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Posts tagged as 'Music'

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Amy Winehouse: A Family Portrait

London’s Jewish Museum opens a new exhibition this week, taking an intimate look at the life of the late artist Amy Winehouse. Supported by Amy’s family, the museum has been given unprecedented access to the singer’s belongings, including her guitar, record collection and iconic outfits. Located in the heart of Camden, Amy Winehouse: A Family Portrait celebrates Amy’s passion for music, fashion, London and her family.

Amy Winehouse by Mark Okoh

The exhibition centres around four themes: Judaism, Family and Home; Amy and London, Music and the artist's status as a Style Icon. Amongst the items on display is a pin-up style gingham dress, designed by Amy as part of her collaboration with Fred Perry. 

Amy's brother, Alex Winehouse, played a major role in the exhibition and says: "I hope, in this most fitting of places that the world gets to see this other side not only to Amy, but to our typical Jewish family." Alex is also Creative Director of the Amy Winehouse Foundation, set up in Amy's memory to prevent the effects of drug and alcohol misuse on young people. Fred Perry continues to support the foundation through a collaborative collection, as well as the auction of 60 customised shirts by famous fans of the brand, including The Specials, Damon Albarn and Bradley Wiggins.

Amy Winehouse: A Family Portrait runs from 3rd July - 15th September 2013. For further information and tickets, visit: www.jewishmuseum.org.uk/Amy

See the Fred Perry 60 Years Auction in aid of the Amy Winehouse Foundation here.

What Presence! Post Punk Photography

Photographer Harry Papadopoulos takes a step back in time to explore the glamour and grit of the 1980s post punk music scene, in new exhibition What Presence!

Taking place at the McManus Art Gallery & Museum, Dundee, the new exhibition offers a glimpse behind the lens of one of Scotland’s most legendary music photographers, featuring the likes of Aztec Camera, The Birthday Party, The Specials and The Clash.

Suggs of Madness, by Harry Papadopoulos

Orange Juice, by Harry Papadopoulos

Aztec Camera, by Harry Papadopoulos

A self-taught photographer, Papadopoulos began his career by selling photographs to gig-goers outside the Apollo in the late 1970s. He later became a staff photographer for Sounds magazine where he captured a number of music stars on film: from Blondie to David Bowie, the Associates to Devo, by way of Joy Division, Bryan Ferry and Siouxsie and the Banshees. A cult figure on the music scene, Papadopoulos’ London flat became a second home to fellow Scots migrants such as Orange Juice, Aztec Camera, Josef K and The Bluebells.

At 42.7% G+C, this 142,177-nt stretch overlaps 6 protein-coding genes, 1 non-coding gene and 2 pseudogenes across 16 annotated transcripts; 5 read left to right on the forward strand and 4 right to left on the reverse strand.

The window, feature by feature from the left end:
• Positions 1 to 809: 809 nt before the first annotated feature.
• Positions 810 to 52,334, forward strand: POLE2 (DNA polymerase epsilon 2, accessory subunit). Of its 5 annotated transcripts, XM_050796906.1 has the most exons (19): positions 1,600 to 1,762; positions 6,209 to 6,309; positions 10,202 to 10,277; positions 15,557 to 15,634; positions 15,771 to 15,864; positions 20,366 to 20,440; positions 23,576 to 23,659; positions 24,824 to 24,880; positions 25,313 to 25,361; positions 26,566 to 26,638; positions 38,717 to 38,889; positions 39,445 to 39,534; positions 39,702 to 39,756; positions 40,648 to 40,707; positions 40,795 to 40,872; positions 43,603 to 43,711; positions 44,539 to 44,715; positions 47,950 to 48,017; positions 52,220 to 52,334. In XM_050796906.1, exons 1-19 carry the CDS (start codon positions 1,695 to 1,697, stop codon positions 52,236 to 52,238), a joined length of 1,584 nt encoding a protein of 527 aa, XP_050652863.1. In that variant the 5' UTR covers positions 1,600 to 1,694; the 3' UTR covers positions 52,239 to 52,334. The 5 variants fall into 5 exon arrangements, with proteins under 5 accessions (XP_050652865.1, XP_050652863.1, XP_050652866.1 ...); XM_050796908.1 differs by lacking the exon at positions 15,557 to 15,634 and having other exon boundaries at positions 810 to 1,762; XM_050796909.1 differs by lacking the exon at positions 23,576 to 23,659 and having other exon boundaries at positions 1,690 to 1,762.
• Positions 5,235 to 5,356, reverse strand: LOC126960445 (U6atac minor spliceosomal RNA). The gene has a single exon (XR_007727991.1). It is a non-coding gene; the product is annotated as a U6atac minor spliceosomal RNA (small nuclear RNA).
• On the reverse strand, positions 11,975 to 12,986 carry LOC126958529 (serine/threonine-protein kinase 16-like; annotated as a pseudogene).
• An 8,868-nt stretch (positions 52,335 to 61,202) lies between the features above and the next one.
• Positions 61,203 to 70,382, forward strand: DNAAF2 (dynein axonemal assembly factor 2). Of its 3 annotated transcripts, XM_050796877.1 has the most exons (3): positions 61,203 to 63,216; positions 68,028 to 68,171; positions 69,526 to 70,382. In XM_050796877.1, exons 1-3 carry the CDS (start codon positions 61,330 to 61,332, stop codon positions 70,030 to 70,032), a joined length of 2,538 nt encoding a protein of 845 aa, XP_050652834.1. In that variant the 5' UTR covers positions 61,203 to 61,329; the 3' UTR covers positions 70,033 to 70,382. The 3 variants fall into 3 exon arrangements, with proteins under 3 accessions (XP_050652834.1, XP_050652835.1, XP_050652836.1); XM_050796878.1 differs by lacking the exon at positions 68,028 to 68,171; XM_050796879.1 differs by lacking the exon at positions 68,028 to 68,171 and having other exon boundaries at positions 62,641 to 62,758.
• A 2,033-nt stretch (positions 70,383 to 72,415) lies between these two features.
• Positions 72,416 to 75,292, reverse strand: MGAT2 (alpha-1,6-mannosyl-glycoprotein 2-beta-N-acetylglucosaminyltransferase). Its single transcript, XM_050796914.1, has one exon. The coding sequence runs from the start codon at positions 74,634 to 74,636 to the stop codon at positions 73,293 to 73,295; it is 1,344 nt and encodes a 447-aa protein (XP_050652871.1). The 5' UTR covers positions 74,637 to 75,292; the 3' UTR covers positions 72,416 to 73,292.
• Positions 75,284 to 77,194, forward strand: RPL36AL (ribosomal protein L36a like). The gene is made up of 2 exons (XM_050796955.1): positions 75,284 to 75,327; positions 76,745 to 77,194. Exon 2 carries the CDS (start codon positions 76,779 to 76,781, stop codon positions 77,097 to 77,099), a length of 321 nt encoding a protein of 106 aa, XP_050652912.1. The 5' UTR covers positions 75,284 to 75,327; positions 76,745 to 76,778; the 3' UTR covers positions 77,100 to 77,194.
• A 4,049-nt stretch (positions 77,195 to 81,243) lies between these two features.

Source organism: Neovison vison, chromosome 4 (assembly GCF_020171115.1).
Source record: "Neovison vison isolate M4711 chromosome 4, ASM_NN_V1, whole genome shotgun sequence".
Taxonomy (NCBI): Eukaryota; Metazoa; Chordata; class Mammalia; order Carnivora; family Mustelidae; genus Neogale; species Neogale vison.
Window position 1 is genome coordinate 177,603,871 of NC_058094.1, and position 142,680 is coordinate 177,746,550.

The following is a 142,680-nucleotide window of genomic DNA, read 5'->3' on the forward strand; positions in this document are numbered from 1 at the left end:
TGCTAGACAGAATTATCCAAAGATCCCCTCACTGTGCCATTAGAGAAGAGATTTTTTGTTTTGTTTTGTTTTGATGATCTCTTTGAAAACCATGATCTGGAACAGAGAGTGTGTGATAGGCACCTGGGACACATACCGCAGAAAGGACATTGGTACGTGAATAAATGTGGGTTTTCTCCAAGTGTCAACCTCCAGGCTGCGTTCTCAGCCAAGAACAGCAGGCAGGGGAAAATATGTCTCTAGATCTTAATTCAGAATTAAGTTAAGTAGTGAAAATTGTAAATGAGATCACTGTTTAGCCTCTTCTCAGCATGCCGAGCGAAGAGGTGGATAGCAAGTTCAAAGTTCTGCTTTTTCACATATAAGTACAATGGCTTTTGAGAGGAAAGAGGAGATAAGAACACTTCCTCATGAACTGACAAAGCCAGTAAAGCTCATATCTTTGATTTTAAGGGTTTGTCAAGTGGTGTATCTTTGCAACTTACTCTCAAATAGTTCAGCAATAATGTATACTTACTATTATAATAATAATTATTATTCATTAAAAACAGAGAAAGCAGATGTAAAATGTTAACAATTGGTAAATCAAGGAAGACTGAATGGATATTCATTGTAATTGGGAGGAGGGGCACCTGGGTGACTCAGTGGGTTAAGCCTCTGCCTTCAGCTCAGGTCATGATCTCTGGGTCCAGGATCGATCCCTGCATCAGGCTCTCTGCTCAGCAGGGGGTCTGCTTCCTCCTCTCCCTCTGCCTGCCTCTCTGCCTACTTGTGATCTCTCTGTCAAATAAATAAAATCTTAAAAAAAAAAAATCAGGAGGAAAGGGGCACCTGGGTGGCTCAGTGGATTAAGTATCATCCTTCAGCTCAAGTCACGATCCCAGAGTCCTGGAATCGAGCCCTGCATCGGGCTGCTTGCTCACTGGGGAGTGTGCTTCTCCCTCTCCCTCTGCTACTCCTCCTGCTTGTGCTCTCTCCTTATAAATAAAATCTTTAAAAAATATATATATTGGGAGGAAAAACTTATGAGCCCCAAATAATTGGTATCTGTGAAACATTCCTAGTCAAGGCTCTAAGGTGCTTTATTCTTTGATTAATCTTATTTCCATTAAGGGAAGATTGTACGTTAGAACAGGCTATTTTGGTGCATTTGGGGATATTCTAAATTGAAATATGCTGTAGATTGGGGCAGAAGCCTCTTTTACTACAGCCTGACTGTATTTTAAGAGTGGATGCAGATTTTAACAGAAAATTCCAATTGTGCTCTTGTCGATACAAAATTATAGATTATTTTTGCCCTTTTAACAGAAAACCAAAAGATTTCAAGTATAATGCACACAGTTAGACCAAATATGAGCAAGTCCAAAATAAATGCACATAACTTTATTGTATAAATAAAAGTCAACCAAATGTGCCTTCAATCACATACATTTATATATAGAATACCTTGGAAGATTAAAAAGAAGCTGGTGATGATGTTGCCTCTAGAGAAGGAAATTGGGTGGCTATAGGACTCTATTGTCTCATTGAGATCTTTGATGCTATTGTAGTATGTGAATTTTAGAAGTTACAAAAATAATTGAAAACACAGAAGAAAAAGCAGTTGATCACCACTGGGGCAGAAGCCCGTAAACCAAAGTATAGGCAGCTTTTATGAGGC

What Presence! is a touring exhibition from the Streetlevel Photoworks in Glasgow, which was co-curated by singer from The Bluebells, Ken McCluskey. Taking place until Sunday 11th August, the exhibition will be accompanied by a series of talks, impromptu music events and workshops.

All images © Henry Papadopoulos.

www.mcmanus.co.uk

D.C. Subcultures of the 1980s

Washington D.C.’s Corcoran Gallery of Art has recently opened a new exhibition, looking at the visual culture created by local subcultural groups during the 1980s. Aside from its obvious significance as America’s capital city, D.C. has a vibrant musical history, acting as the birthplace for the ‘Go-Go’ funk movement pioneered by the likes of Chuck Brown, as well as a world-renowned punk and hardcore scene.

Various Hardcore 7" records, 1980s. Photo by Aaron Farley. Collection of Roger Gastman.

Various Hardcore 7" records, 1980s. Photo by Aaron Farley. Collection of Roger Gastman.

Pump Me Up features photos, flyers, posters, records, stage clothes, instruments and video footage all made between 1980 and 1992, effectively bringing the era back to life within the gallery space. Alongside D.C's emerging music scenes came the birth of a stripped-down street art movement. The exhibition features sections devoted to some of the area’s most iconic graffiti art, as well as concert posters made by the Baltimore-based Globe printing press.

Go-go graffiti by GO-GO SHORTY, c. 1985. Photo by EON.

Go-go graffiti by GO-GO SHORTY, c. 1985. Photo by EON.

In addition to the exhibition comes the release of a 320-page book of the same name, complete with foreword by Sarah Newman, curator of contemporary art at the Corcoran. A special 90 minute documentary will also be released, looking at the life of local graffiti legend Cool ‘Disco’ Dan. Narrated by former Black Flag frontman Henry Rollins, the film includes interviews with Chuck brown, civil rights advocate Walter Fauntroy and several prolific graffiti artists.

Pump Me Up: D.C. Subculture of the 1980s will be held at the Corcoran Gallery of Art from February 23rd – April 7th, 2013.